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March 2011 Commodity news and trends
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Tropical lumber and processed wood products prices rose steadily throughout 2010 and for the first part of 2011, and are currently around 10% higher than their level in the last quarter of 2009.

Lumber and sawnwood markets around the world have always been intensely competitive. Wood and wood products are one of a very few agricultural products which are grown everywhere, in all climates, and are consumed everywhere. But lumber production is also capital intensive, requiring skilled labor with the right equipment for felling logs and sawing, and the roads and heavy transportation equipment to bring the product to market. So when demand for wood products moves to a higher plateau, as is happening now, the result is higher prices in the short-term until supply catches up with demand.

Lumber from tropical and temperate climates are different (hardwood versus softwood), but are still substitutes for most major uses, such as building construction, the most widely used types of furniture, and for pulp and paper. Because wood has a large weight-value ratio, locally grown wood is always at a competitive advantage in local markets, particularly since early 2009, after hauling costs rose by a tremendous amount and became more variable. There is always a a major incentive to process wood products close to production, with most sawnwood, plywood and furniture consumed close to the wood source.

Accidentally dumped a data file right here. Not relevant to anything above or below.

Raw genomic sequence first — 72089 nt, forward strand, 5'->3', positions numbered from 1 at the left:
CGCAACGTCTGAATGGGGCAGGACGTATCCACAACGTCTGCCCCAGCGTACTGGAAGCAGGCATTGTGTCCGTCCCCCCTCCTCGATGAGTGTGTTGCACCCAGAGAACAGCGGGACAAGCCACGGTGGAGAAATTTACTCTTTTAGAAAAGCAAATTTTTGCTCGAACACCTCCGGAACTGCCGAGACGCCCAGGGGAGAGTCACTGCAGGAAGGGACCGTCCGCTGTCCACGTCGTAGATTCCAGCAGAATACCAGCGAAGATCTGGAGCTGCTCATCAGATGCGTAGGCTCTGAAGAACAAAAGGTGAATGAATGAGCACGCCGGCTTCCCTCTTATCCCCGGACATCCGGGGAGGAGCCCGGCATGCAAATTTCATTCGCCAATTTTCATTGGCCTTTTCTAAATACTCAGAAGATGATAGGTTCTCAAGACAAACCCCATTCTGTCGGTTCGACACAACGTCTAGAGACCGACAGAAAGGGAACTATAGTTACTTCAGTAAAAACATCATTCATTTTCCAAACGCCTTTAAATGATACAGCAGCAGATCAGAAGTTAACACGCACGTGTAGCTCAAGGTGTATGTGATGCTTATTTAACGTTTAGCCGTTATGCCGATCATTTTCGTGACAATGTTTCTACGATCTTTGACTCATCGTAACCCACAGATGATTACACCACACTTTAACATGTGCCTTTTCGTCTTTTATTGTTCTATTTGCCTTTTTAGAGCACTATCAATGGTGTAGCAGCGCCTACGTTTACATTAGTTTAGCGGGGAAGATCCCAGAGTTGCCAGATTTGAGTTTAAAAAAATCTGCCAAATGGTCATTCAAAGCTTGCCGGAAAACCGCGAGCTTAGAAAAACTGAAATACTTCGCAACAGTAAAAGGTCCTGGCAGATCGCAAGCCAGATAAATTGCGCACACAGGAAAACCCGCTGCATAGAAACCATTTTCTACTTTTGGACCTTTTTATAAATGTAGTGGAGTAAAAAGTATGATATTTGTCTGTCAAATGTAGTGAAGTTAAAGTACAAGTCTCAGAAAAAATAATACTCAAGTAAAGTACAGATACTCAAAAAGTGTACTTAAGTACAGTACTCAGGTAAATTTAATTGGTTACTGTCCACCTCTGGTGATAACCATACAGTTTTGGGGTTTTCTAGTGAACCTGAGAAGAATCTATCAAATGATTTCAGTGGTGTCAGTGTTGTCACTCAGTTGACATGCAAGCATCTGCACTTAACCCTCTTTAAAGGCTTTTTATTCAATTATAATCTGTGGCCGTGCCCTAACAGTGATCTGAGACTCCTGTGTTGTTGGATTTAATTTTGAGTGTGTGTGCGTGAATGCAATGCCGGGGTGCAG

So there is a link (highly variable) between worldwide hardwood and softwood prices. Tropical hardwood prices are generally at a premium due to greater durability, even after the tremendous advantage of greater supply from tropical countries due to climate conditions favorable for year-round growth and processing of forest products. But the hardwood-softwood price link is often inverted because of the large volatility in softwood prices. Right now, the price differential is highly favorable for tropical hardwood exports.

Take away the current month-to-month fluctuations in demand as the world economy sputters toward reflation, and the it is difficult to see how other factors, put together, are going to have a significant impact on prices. Some of these other factors which are working in the direction of upward pressure on prices include climate change-related actions to preserve forests, increases in royalty rates on cut lumber, and increased demand for wood in its role as a renewable fuel sources. A supply factor working the other way are efforts to prevent illegal logging and to avoid royalty payments. A continued factor around the world will be efforts to restrict low-cost imports from other countries using anti dumping measures, such as in Korea. Increased urbanisation in tropical countries has generally reduced the pressure for more agricultural land, with the important exception being Africa.

Putting things together, the expectation is for continued moderate upwards pressure on tropical timber and wood products prices.

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